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The greatest untapped resource for leadership development is experienced leaders who have done the work to improve their effectiveness as leaders. That’s why I recently conducted a survey – the PeopleThink Leadership Journey Survey – to capture insight, experience, and lessons learned from people who have “earned their stripes,” so to speak, as experienced leaders of teams and/or organizations in a variety of industries. I’ll be integrating the results of the survey into my GET REAL Leadership Program, which I’ll be rolling out early next year.

Survey respondents represented more than 10 different industries across the US and Europe. Industries included Technology, Life Sciences, Financial, Professional Services, Learning and Development, Nonprofit, and others.  Leadership roles represented ranged from Mid-Level Manager (17%) to Senior Leader (31%) to Founder/Entrepreneur (21%) to C-Level Executive (18%).  The average length of respondent leadership experience was 13+ years.

Here are some highlights of what the leaders collectively shared from their Leadership Journeys.

Primary purpose of a leader. The majority of respondents said that the primary purpose of a leader is to 1-Build a Strong Team.  Other purposes that rated highly include (in order):

2-Focus on the people (coach, develop, grow)

3-Achieve results

4-Set the vision

5-Shape the culture

Since one of the goals of the survey was to capture insight that I could incorporate into my leadership development and coaching work, I wanted to understand what respondents believed were some of the key actions that helped them achieve their purpose as a leader. Here are some responses:

“Hire the right people” (Build a strong team)

“Learn to listen” (Focus on the people)

“Hold yourself and others accountable (Achieve results)

“Communicate the vision” (Set the vision)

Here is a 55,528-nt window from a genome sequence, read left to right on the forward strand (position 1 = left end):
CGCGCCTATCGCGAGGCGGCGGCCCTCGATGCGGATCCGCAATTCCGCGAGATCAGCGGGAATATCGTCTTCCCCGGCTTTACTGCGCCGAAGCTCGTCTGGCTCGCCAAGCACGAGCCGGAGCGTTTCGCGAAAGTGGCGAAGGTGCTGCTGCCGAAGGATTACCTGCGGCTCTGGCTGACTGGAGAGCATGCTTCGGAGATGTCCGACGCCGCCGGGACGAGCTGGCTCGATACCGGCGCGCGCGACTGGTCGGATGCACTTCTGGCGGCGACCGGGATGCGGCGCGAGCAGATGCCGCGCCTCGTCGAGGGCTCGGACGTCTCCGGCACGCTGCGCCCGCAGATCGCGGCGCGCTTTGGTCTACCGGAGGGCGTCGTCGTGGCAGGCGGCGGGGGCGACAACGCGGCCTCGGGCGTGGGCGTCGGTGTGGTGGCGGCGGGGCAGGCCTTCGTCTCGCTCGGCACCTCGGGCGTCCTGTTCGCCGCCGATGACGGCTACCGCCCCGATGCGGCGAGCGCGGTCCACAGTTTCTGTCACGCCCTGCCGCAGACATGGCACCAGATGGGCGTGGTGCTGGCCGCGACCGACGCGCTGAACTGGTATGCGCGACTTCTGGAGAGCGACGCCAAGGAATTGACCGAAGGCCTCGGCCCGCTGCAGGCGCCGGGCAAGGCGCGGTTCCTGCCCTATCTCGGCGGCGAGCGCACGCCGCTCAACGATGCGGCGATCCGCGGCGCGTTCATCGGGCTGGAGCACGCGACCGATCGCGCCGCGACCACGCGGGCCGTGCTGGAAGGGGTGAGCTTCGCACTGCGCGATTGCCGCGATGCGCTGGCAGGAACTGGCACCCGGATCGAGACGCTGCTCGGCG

“Build trust” (Shape the culture)

Leadership competencies. Respondents identified the following as the competencies that most helped them succeed as leaders (in order)

1-People focus (coach, develop, grow)

2-Communication skills

3-See the big picture

4-Honesty/transparency

5-Innovation

Personal development. A rather alarming result from the survey was that while 74% of respondents said they believe that leaders should carve out time to develop their leadership competencies, 40% spend LESS THAN 15% of their time developing those competencies. Competencies they identified as important to work on:

1-Active listening

2-Seeking feedback from others

3-Being comfortable with change

4-Building trust

5-Having difficult conversations

Developing others. 86% of respondents said they believe that leaders should carve out time to help their people grow and develop. The top resources they currently make available to their people:

1-Conferences

2-Mentor

3-On-site training

4-Stretch assignments

5-Networking

Some of the greatest insight from the survey came from the open-ended questions where respondents were asked to reflect on what they would have done differently on their leadership journey, and what their key lessons learned were.

Self-reflection

“I would have invested in myself earlier in the journey.”

“I wish I had taken more risks.”

“I was once told that if I felt like an ‘imposter’ in my leadership role, then I didn’t understand my true value. So, I began to ask what value I provided, and in all my years as a leader that has made the biggest difference for me.”

“I would have started sooner to take more time to work on my leadership competencies.”

Lessons learned

“Hire the right people and invest in their development.”

“Focus on the people and the results will follow…This is now my leadership philosophy and it has proven true many times.”

“To make critical decisions, always keep in mind the mission and vision of the organization. When you lose sight of that, it never turns out well.”

“Delegate and empower people! It’s the only way to achieve multiples of what you can achieve on your own.”

“See the future, believe the future, feel the future.”

If you didn’t have the opportunity to complete the survey, but would like to share some insight or lessons learned from your leadership journey, please complete the The PeopleThink Leadership Journey Survey.

Thank you!

Till next time,

Karen

Leadership, leadership development, learning and development, Professional and team leadership

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